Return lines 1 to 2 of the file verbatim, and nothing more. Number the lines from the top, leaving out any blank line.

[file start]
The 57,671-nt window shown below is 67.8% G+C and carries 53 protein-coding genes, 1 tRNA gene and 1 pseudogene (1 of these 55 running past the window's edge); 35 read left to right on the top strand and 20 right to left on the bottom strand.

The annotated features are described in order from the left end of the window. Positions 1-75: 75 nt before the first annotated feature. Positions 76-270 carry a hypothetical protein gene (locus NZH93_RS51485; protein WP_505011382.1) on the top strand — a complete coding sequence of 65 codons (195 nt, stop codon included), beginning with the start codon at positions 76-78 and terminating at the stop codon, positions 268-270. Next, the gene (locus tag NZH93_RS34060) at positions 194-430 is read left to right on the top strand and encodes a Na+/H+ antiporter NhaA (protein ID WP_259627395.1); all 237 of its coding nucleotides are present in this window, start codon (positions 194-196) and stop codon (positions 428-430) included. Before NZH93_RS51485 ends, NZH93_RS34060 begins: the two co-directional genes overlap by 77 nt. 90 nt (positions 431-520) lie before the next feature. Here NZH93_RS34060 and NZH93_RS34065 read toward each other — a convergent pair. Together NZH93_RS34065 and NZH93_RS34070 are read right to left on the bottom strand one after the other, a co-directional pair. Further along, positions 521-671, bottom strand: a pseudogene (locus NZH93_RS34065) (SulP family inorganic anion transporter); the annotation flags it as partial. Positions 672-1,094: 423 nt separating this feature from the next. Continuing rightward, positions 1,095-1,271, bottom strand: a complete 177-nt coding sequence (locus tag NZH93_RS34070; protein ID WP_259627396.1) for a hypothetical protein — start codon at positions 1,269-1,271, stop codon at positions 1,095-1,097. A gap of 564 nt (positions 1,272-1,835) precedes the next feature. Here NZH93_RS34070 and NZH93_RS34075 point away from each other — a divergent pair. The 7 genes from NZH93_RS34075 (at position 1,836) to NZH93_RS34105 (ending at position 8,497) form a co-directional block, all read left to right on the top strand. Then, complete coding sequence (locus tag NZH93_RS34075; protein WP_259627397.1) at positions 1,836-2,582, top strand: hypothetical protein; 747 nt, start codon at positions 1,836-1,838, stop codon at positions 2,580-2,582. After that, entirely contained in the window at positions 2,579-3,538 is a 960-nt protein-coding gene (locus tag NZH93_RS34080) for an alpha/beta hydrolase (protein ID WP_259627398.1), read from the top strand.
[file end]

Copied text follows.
The 57,671-nt window shown below is 67.8% G+C and carries 53 protein-coding genes, 1 tRNA gene and 1 pseudogene (1 of these 55 running past the window's edge); 35 read left to right on the top strand and 20 right to left on the bottom strand.

The annotated features are described in order from the left end of the window. Positions 1-75: 75 nt before the first annotated feature. Positions 76-270 carry a hypothetical protein gene (locus NZH93_RS51485; protein WP_505011382.1) on the top strand — a complete coding sequence of 65 codons (195 nt, stop codon included), beginning with the start codon at positions 76-78 and terminating at the stop codon, positions 268-270. Next, the gene (locus tag NZH93_RS34060) at positions 194-430 is read left to right on the top strand and encodes a Na+/H+ antiporter NhaA (protein ID WP_259627395.1); all 237 of its coding nucleotides are present in this window, start codon (positions 194-196) and stop codon (positions 428-430) included. Before NZH93_RS51485 ends, NZH93_RS34060 begins: the two co-directional genes overlap by 77 nt. 90 nt (positions 431-520) lie before the next feature. Here NZH93_RS34060 and NZH93_RS34065 read toward each other — a convergent pair. Together NZH93_RS34065 and NZH93_RS34070 are read right to left on the bottom strand one after the other, a co-directional pair. Further along, positions 521-671, bottom strand: a pseudogene (locus NZH93_RS34065) (SulP family inorganic anion transporter); the annotation flags it as partial. Positions 672-1,094: 423 nt separating this feature from the next. Continuing rightward, positions 1,095-1,271, bottom strand: a complete 177-nt coding sequence (locus tag NZH93_RS34070; protein ID WP_259627396.1) for a hypothetical protein — start codon at positions 1,269-1,271, stop codon at positions 1,095-1,097. A gap of 564 nt (positions 1,272-1,835) precedes the next feature. Here NZH93_RS34070 and NZH93_RS34075 point away from each other — a divergent pair. The 7 genes from NZH93_RS34075 (at position 1,836) to NZH93_RS34105 (ending at position 8,497) form a co-directional block, all read left to right on the top strand. Then, complete coding sequence (locus tag NZH93_RS34075; protein WP_259627397.1) at positions 1,836-2,582, top strand: hypothetical protein; 747 nt, start codon at positions 1,836-1,838, stop codon at positions 2,580-2,582. After that, entirely contained in the window at positions 2,579-3,538 is a 960-nt protein-coding gene (locus tag NZH93_RS34080) for an alpha/beta hydrolase (protein ID WP_259627398.1), read from the top strand.